The truth about Nintendo from its former head of digital content and development

[Sup Holmes is a weekly talk show for people that make great videogames. It airs live every Sunday at 4pm EST on Youtube, and can be found in Podcast form on Libsyn and iTunes.] Last week on Sup Holmes we...

Jonathan Holmes

12:30 PM on 08.24.2014

Experts think competitive doubles could make it big in Smash Bros.

The Super Smash Bros series is one of the few ongoing competitive fighting game series that was designed from the ground up for two-on-two simultaneous play, but you might not know that if you only went by the biggest moments...

Jonathan Holmes

1:00 PM on 08.23.2014

Love is in the air for Seattle's Fangamer <3 Attract Mode

Some events are better than others. It's an objective, measurable fact. What unit of measure can you apply to an event to quantify its level of quality? Simple -- add the amount of Jake "Virt" Kaufman to the total of Cor...

Jonathan Holmes



Outrage culture is pretty silly photo
Outrage culture is pretty silly
by Jonathan Holmes

The world can be a difficult place. Even if it looks like you have everything going for you on paper, it can feel like everyone is against you in practice. As a young, attractive, Caucasian millionaire once said, "Have you ever been hated and discriminated against? I have." This type of prideful proclamation of being a part of the victim class, and the Batman-style revenge it entitles one to, is the foundation of modern "outrage culture" -- a trend that I've seen balloon in size in "gamer" circles over the past few years.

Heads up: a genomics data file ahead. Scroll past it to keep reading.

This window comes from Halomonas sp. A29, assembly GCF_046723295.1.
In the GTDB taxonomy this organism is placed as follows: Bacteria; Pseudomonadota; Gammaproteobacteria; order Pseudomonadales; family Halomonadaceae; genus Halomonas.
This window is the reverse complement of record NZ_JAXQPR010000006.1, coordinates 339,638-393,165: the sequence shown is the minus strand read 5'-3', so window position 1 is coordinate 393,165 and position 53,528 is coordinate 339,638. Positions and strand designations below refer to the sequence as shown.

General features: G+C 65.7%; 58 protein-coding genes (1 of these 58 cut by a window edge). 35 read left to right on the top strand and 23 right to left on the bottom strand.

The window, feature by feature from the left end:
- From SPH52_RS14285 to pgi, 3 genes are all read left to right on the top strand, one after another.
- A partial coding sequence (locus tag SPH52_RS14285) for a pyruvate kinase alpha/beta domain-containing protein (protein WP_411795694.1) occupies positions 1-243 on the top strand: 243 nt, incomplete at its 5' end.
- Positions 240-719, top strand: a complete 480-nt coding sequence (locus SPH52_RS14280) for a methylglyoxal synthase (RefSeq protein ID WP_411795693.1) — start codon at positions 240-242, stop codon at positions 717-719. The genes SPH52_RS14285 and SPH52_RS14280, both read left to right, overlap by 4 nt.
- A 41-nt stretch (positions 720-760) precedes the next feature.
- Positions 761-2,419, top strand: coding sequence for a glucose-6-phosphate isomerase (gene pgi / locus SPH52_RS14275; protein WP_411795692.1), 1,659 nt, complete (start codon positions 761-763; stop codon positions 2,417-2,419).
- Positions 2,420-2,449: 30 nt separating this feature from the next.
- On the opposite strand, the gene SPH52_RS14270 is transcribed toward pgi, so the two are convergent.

Outrage can be inspired by anything - game endings, games being too popular, games not being popular enough, games going down, games going up, games having DLC, games not having DLC, games having sexual themes, games having their sexual themes toned down -- it doesn't matter. Anything is on the table for potential group disgust. It's even more common for this outrage to be directed at individuals in the game industry. Developers may wake up one morning to feel attacked from all sides for being a feminist, a hentai enthusiast, because of their tone, because of their sex life, or just because of their personal tastes.

That rage may fan out to studios or publishers, who are inevitably treated as though they are singular entities and not groups made up of multitudes. A game console may not have a feature, or it may have too many features. Outrage at the entire console ensues. A games reporter will take notice that some people are sometimes a certain way. Outrage at the entire website. A game developer says something. Outrage at them and every game they've ever made.